- The UN report is of the period from November 1, 2019 to April 30, 2020, and documents 52 attacks.
- The Syrian government, with support from Russia, relaunched its offensive against Idlib in December.
- The Commission is equally unhappy with the atrocities committed by the region’s main extremist group, Hayat Tahrir al-Sham (HTS).
A UN report released today states that numerous war crimes, as well as crimes against humanity, were committed in the province of Idlib, northwest Syria. The crimes were said to have taken place during an offensive by the Bashar al-Assad government in the period between late 2019 and early 2020.
“Children were shelled at school, parents were shelled at the market, patients were shelled at the hospital and entire families were bombarded even while fleeing.” said Paulo Pinheiro, President of the UN Commission of Inquiry on Syria.
The UN report is of the period from November 1, 2019 to April 30, 2020, and documents 52 attacks. It bases it’s findings on almost 300 interviews as well as photographic and video material.
The Syrian government, with support from Russia, relaunched its offensive against Idlib in December. It is the last stronghold in the hands of rebel and jihadist groups. A precarious truce, sponsored by Russia and Turkey, went in to force in March. The offensive led to the death of more than 500 civilians and the displacement of roughly one million people, as per the UN.
“What is clear from the military campaign is that pro-government forces and UN-designated terrorists flagrantly violated the laws of war and the rights of Syrian civilians,” Pinheiro adds in the report.
According to the Pinheiro-led commission, between November 1 and April 30, 25 medical facilities, 58 schools and 14 markets were bombed. In the overwhelming majority of cases, pro-government forces and their Russian allies committed the bombings. At least 676 civilians died.
Some of these “indiscriminate bombings,” mainly in Maaret al-Noomane, in the province of Idlib, and in Atarib (west of Aleppo), in December and February, “may constitute a crime against humanity,” according to the report.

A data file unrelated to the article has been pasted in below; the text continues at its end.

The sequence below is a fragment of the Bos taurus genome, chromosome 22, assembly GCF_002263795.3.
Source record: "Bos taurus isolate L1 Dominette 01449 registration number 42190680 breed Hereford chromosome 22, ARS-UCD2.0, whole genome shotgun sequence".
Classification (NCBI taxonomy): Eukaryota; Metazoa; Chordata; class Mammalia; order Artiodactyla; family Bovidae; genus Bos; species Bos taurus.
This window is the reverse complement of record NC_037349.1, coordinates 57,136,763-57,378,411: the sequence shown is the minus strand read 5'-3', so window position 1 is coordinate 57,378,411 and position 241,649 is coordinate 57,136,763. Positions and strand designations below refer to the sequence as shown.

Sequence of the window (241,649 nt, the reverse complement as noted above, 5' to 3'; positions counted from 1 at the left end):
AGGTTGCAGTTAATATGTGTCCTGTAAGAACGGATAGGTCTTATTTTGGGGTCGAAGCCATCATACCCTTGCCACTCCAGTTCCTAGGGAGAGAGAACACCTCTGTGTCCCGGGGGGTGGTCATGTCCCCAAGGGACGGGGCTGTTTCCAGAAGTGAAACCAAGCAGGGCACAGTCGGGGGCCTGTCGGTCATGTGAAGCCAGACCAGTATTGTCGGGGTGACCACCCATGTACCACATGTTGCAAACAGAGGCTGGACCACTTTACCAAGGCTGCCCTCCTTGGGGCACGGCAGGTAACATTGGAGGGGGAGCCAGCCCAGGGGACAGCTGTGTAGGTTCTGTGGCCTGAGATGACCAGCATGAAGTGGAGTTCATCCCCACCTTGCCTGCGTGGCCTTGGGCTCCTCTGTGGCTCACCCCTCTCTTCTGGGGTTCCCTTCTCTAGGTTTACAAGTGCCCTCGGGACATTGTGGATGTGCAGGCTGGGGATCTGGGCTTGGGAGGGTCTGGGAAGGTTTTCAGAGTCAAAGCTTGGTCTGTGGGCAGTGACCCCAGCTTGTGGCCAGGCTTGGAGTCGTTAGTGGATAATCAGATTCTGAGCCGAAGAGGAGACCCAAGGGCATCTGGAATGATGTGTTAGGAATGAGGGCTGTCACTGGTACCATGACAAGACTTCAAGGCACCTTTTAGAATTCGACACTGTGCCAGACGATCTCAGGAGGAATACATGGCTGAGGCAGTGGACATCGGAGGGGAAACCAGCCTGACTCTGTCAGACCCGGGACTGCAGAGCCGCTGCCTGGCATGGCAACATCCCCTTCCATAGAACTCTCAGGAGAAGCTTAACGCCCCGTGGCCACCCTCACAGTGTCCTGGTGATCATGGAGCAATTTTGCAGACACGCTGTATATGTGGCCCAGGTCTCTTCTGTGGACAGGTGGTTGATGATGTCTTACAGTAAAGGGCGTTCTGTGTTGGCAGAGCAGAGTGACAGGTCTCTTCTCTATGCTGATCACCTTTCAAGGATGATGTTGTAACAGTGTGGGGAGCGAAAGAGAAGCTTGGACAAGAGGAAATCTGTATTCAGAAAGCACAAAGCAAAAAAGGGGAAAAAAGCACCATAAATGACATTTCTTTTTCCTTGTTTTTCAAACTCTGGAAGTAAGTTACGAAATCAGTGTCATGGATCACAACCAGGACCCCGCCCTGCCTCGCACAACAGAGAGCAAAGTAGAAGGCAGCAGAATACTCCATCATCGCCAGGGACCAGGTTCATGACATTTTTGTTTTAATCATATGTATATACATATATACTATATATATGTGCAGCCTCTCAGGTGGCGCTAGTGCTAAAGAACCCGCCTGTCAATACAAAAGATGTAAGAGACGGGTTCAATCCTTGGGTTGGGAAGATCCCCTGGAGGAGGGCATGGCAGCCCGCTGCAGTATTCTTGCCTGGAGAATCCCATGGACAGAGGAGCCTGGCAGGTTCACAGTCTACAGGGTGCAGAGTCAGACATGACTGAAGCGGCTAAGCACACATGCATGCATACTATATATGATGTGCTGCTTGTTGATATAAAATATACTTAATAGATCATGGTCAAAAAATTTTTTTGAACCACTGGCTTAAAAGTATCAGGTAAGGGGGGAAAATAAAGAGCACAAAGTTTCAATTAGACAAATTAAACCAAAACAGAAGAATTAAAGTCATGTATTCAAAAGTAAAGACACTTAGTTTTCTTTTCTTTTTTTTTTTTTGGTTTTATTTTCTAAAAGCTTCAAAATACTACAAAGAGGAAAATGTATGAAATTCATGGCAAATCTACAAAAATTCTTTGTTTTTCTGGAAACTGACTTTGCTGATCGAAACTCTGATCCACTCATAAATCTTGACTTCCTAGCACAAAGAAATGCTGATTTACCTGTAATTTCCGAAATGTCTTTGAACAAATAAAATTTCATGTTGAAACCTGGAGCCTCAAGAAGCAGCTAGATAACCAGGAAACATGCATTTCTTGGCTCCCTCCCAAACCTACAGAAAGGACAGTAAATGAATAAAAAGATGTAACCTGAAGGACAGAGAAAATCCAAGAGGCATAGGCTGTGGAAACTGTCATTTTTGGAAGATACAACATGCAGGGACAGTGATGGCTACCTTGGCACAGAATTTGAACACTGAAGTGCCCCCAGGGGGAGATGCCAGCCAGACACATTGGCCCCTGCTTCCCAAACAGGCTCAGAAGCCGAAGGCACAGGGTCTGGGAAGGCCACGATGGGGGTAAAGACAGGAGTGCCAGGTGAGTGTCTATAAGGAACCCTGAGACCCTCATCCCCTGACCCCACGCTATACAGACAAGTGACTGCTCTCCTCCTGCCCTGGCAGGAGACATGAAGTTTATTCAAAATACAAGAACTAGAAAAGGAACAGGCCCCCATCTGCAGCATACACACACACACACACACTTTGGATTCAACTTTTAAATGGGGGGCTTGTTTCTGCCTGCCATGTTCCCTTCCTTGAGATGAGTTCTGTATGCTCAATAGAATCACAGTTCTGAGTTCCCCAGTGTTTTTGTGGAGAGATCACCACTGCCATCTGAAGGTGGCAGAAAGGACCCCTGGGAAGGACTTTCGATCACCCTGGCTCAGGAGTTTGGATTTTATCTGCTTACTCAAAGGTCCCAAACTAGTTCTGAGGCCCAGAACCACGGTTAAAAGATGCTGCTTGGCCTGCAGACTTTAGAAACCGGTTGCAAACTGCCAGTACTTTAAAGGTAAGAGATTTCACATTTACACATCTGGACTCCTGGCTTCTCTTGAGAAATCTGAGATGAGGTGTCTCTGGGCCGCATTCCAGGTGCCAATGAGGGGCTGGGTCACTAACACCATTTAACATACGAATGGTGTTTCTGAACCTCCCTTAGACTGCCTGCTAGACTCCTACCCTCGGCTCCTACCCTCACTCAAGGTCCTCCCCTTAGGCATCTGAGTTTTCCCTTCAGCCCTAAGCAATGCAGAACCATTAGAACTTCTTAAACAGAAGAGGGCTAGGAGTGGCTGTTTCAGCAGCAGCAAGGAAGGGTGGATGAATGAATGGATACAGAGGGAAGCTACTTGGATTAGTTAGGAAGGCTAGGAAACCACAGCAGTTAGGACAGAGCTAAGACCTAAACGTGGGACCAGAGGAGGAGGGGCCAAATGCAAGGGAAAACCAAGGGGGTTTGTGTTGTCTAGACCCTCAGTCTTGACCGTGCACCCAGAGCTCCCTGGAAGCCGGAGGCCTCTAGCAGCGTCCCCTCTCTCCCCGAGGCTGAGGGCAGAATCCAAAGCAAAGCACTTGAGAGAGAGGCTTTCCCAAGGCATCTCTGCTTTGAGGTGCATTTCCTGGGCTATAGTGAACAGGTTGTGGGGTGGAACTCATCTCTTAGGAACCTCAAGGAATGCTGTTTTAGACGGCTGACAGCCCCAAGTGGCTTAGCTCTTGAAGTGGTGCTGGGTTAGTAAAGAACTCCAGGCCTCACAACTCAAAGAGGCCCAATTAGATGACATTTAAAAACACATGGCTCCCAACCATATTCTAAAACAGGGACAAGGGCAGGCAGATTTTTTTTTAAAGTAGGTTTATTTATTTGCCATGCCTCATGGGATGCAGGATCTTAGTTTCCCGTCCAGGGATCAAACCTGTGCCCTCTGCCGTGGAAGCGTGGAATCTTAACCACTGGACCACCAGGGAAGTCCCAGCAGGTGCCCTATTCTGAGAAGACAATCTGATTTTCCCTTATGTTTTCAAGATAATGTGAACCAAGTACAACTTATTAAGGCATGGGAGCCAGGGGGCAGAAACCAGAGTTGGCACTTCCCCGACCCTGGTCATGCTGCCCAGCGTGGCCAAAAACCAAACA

The Commission is equally unhappy with the atrocities committed by the region’s main extremist group, Hayat Tahrir al-Sham (HTS), which is accused of “looting, detention, torture, and executions of civilians, including journalists.”
The Commissioners also stated that the UN-designated terrorist group, HTS, bombed densely populated civilian areas, “spreading terror” in Government-held areas. “It is completely abhorrent that, after more than nine years, civilians continue to be indiscriminately attacked, or even targeted, while going about their daily lives”, said Pinheiro.
“Women, men and children that we interviewed faced the ghastly choice of being bombarded or fleeing deeper into HTS-controlled areas where there are rampant abuses of human rights and extremely limited humanitarian assistance”, said Commissioner Karen Koning Abu Zayd. “The acts by HTS members amount to war crimes,” she concluded.
In his appeal for the nearly one million very vulnerable displaced civilians owing to the conflict, Commissioner Hanny Megally implored all parties to stop the attacks with an immediate effect.
“Now more than ever, civilians need sustained and unfettered access to humanitarian assistance which must neither be politicized by the Member States nor instrumentalized by parties to the conflict. Pandemics know no borders, neither should life-saving aid,” Mr. Megally said in reference to the COVID-19 pandemic in addition to the conflict.
He also urged the member states to pursue accountability for crimes outlined in the report.